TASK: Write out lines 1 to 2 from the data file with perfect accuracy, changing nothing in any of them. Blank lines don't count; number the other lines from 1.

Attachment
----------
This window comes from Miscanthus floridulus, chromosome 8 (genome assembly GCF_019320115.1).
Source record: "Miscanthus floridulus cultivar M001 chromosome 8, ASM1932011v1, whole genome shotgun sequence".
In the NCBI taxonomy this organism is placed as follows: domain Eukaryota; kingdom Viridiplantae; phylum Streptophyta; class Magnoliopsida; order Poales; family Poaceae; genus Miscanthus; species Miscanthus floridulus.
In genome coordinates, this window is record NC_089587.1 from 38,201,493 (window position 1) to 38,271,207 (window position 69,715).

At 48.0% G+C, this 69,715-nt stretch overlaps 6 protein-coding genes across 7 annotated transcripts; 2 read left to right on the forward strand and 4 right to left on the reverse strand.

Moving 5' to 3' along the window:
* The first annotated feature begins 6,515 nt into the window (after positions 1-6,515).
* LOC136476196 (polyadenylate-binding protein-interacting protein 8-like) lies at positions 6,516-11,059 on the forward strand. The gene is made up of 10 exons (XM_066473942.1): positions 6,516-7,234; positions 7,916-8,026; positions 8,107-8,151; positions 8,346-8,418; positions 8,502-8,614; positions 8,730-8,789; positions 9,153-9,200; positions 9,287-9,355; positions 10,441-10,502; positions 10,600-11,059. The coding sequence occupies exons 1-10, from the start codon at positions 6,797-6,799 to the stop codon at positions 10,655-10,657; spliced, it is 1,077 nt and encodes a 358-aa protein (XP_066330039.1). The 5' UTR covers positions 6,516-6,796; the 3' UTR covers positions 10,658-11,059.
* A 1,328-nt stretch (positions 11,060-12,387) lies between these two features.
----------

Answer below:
This window comes from Miscanthus floridulus, chromosome 8 (genome assembly GCF_019320115.1).
Source record: "Miscanthus floridulus cultivar M001 chromosome 8, ASM1932011v1, whole genome shotgun sequence".